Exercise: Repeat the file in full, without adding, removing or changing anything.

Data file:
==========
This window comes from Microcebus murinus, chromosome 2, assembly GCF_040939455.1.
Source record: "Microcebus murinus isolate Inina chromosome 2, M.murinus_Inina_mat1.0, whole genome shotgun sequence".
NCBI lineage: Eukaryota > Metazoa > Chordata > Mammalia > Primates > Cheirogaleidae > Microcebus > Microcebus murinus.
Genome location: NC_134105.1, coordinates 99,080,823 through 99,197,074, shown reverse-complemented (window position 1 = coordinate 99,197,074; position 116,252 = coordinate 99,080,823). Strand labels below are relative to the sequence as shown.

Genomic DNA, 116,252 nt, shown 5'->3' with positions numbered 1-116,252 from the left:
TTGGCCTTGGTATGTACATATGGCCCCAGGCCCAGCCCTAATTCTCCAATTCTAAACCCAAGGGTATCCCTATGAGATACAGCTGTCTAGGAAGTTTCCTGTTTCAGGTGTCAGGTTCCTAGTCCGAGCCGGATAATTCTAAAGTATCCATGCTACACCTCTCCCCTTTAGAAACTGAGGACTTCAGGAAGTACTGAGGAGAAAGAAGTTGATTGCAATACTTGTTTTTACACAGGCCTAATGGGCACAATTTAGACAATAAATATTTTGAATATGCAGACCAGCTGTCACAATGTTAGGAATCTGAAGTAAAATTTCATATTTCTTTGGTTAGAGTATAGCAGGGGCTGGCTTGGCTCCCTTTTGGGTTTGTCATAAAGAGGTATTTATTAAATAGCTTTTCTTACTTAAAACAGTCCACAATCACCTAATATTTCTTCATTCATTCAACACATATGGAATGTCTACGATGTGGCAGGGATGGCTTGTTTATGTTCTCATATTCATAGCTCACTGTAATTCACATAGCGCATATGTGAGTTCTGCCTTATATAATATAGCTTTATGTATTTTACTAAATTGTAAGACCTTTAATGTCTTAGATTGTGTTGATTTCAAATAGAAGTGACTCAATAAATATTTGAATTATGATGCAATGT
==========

This window comes from Microcebus murinus, chromosome 2, assembly GCF_040939455.1.
Source record: "Microcebus murinus isolate Inina chromosome 2, M.murinus_Inina_mat1.0, whole genome shotgun sequence".
NCBI lineage: Eukaryota > Metazoa > Chordata > Mammalia > Primates > Cheirogaleidae > Microcebus > Microcebus murinus.
Genome location: NC_134105.1, coordinates 99,080,823 through 99,197,074, shown reverse-complemented (window position 1 = coordinate 99,197,074; position 116,252 = coordinate 99,080,823). Strand labels below are relative to the sequence as shown.

Genomic DNA, 116,252 nt, shown 5'->3' with positions numbered 1-116,252 from the left:
TTGGCCTTGGTATGTACATATGGCCCCAGGCCCAGCCCTAATTCTCCAATTCTAAACCCAAGGGTATCCCTATGAGATACAGCTGTCTAGGAAGTTTCCTGTTTCAGGTGTCAGGTTCCTAGTCCGAGCCGGATAATTCTAAAGTATCCATGCTACACCTCTCCCCTTTAGAAACTGAGGACTTCAGGAAGTACTGAGGAGAAAGAAGTTGATTGCAATACTTGTTTTTACACAGGCCTAATGGGCACAATTTAGACAATAAATATTTTGAATATGCAGACCAGCTGTCACAATGTTAGGAATCTGAAGTAAAATTTCATATTTCTTTGGTTAGAGTATAGCAGGGGCTGGCTTGGCTCCCTTTTGGGTTTGTCATAAAGAGGTATTTATTAAATAGCTTTTCTTACTTAAAACAGTCCACAATCACCTAATATTTCTTCATTCATTCAACACATATGGAATGTCTACGATGTGGCAGGGATGGCTTGTTTATGTTCTCATATTCATAGCTCACTGTAATTCACATAGCGCATATGTGAGTTCTGCCTTATATAATATAGCTTTATGTATTTTACTAAATTGTAAGACCTTTAATGTCTTAGATTGTGTTGATTTCAAATAGAAGTGACTCAATAAATATTTGAATTATGATGCAATGT